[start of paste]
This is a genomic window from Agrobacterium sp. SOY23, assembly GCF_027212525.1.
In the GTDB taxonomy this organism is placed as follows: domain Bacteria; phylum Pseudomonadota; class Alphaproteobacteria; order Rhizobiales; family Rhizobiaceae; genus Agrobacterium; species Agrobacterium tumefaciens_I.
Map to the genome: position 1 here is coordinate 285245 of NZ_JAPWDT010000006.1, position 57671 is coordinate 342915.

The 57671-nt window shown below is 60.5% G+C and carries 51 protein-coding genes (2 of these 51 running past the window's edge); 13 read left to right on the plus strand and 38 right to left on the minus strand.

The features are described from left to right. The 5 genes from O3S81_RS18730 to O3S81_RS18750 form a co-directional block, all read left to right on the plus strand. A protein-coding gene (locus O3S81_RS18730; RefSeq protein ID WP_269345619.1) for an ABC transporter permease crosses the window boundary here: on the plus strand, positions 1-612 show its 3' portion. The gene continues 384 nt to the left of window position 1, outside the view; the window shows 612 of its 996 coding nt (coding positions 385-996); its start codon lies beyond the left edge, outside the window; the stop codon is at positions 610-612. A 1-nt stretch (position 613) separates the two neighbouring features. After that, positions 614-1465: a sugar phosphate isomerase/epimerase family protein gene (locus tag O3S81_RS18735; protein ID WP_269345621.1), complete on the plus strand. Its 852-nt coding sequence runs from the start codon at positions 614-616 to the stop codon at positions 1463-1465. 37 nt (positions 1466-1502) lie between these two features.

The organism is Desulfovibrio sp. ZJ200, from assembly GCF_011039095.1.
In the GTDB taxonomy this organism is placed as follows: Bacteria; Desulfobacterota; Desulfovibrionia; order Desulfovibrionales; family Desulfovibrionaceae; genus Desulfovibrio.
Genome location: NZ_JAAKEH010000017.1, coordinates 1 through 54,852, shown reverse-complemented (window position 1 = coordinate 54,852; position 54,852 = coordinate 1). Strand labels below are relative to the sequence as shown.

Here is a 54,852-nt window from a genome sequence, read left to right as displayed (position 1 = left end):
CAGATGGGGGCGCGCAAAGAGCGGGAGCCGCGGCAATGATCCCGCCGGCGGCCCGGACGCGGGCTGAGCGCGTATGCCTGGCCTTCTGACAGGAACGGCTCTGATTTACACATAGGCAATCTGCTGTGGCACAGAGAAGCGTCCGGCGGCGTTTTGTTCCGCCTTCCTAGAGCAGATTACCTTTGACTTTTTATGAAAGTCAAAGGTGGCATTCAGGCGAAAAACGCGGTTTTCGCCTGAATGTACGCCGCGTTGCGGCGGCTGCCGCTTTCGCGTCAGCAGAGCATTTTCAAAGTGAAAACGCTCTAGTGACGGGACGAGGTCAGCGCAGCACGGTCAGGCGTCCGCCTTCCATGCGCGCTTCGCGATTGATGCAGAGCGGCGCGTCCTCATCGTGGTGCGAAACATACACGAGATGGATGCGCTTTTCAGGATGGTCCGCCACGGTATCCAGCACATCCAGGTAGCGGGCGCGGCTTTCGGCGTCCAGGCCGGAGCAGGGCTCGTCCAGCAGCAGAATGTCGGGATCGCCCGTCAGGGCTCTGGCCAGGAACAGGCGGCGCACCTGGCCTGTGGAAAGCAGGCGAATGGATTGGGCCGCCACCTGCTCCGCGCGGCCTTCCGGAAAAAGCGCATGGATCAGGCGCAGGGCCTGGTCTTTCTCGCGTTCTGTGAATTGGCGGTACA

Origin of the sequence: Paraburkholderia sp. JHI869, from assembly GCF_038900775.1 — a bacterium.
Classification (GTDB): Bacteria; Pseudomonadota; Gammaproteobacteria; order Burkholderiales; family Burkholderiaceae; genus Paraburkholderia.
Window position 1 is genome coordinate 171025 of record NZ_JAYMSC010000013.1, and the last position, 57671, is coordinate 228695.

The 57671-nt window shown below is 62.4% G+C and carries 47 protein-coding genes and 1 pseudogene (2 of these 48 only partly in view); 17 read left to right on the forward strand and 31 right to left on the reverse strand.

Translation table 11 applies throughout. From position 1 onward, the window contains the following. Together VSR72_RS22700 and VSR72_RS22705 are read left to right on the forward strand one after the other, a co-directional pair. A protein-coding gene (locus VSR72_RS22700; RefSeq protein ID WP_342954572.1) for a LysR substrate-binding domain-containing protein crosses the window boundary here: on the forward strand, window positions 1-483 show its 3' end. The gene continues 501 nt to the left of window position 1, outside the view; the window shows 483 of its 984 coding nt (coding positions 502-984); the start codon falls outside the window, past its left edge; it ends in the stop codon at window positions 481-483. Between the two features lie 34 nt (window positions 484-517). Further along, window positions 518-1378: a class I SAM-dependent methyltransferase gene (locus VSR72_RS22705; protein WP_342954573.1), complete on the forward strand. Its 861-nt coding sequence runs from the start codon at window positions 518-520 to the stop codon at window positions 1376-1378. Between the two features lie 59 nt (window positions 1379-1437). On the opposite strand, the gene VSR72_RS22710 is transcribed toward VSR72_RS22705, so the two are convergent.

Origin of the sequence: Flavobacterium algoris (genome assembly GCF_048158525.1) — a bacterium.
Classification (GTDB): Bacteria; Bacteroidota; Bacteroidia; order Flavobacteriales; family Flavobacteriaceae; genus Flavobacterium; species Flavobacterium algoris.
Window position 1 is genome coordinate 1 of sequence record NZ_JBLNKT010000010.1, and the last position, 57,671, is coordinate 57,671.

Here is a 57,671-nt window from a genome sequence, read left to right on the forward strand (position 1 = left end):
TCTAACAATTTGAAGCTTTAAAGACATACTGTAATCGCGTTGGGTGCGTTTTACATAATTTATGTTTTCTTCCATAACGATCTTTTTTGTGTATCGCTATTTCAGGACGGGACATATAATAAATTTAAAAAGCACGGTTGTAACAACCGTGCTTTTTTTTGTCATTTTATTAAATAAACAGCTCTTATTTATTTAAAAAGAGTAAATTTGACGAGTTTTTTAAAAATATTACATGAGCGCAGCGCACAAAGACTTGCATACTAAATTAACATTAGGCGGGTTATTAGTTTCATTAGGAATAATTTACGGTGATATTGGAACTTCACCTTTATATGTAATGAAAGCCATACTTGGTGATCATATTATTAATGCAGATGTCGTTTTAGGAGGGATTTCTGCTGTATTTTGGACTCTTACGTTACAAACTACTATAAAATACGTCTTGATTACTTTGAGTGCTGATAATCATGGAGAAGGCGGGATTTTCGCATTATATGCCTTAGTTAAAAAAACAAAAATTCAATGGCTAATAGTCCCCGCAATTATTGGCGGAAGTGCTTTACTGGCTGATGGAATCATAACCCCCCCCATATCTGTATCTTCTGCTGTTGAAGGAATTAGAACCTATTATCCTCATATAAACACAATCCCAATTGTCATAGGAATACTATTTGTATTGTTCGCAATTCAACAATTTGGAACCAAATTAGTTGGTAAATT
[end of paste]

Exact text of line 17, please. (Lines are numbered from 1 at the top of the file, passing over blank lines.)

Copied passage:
Classification (GTDB): Bacteria; Bacteroidota; Bacteroidia; order Flavobacteriales; family Flavobacteriaceae; genus Flavobacterium; species Flavobacterium algoris.